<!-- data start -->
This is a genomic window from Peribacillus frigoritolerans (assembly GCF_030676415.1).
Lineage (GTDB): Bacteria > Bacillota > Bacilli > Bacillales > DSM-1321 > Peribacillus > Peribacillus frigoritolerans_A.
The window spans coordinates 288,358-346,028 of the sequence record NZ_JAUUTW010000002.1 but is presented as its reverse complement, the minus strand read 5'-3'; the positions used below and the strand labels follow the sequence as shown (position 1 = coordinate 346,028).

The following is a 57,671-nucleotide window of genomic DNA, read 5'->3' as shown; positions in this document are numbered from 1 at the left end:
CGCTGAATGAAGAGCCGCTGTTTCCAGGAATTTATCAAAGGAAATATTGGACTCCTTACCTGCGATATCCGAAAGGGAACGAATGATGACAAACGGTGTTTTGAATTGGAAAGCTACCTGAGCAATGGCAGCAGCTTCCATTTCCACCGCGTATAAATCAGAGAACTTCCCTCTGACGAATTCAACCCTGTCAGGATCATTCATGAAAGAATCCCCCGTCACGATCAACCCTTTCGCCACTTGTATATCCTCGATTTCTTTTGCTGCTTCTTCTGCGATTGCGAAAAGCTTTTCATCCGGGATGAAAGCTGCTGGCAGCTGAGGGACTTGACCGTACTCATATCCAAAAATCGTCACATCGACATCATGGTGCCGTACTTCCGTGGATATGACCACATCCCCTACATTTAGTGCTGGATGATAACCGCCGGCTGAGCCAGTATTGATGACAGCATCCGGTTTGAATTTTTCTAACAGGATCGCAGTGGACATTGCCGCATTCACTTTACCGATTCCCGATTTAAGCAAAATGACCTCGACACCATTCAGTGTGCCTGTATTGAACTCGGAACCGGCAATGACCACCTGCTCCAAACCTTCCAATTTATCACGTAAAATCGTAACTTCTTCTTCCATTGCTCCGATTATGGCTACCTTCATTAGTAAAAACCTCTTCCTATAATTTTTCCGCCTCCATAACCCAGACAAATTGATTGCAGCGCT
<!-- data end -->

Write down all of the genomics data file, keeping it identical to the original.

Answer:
This is a genomic window from Peribacillus frigoritolerans (assembly GCF_030676415.1).
Lineage (GTDB): Bacteria > Bacillota > Bacilli > Bacillales > DSM-1321 > Peribacillus > Peribacillus frigoritolerans_A.
The window spans coordinates 288,358-346,028 of the sequence record NZ_JAUUTW010000002.1 but is presented as its reverse complement, the minus strand read 5'-3'; the positions used below and the strand labels follow the sequence as shown (position 1 = coordinate 346,028).

The following is a 57,671-nucleotide window of genomic DNA, read 5'->3' as shown; positions in this document are numbered from 1 at the left end:
CGCTGAATGAAGAGCCGCTGTTTCCAGGAATTTATCAAAGGAAATATTGGACTCCTTACCTGCGATATCCGAAAGGGAACGAATGATGACAAACGGTGTTTTGAATTGGAAAGCTACCTGAGCAATGGCAGCAGCTTCCATTTCCACCGCGTATAAATCAGAGAACTTCCCTCTGACGAATTCAACCCTGTCAGGATCATTCATGAAAGAATCCCCCGTCACGATCAACCCTTTCGCCACTTGTATATCCTCGATTTCTTTTGCTGCTTCTTCTGCGATTGCGAAAAGCTTTTCATCCGGGATGAAAGCTGCTGGCAGCTGAGGGACTTGACCGTACTCATATCCAAAAATCGTCACATCGACATCATGGTGCCGTACTTCCGTGGATATGACCACATCCCCTACATTTAGTGCTGGATGATAACCGCCGGCTGAGCCAGTATTGATGACAGCATCCGGTTTGAATTTTTCTAACAGGATCGCAGTGGACATTGCCGCATTCACTTTACCGATTCCCGATTTAAGCAAAATGACCTCGACACCATTCAGTGTGCCTGTATTGAACTCGGAACCGGCAATGACCACCTGCTCCAAACCTTCCAATTTATCACGTAAAATCGTAACTTCTTCTTCCATTGCTCCGATTATGGCTACCTTCATTAGTAAAAACCTCTTCCTATAATTTTTCCGCCTCCATAACCCAGACAAATTGATTGCAGCGCT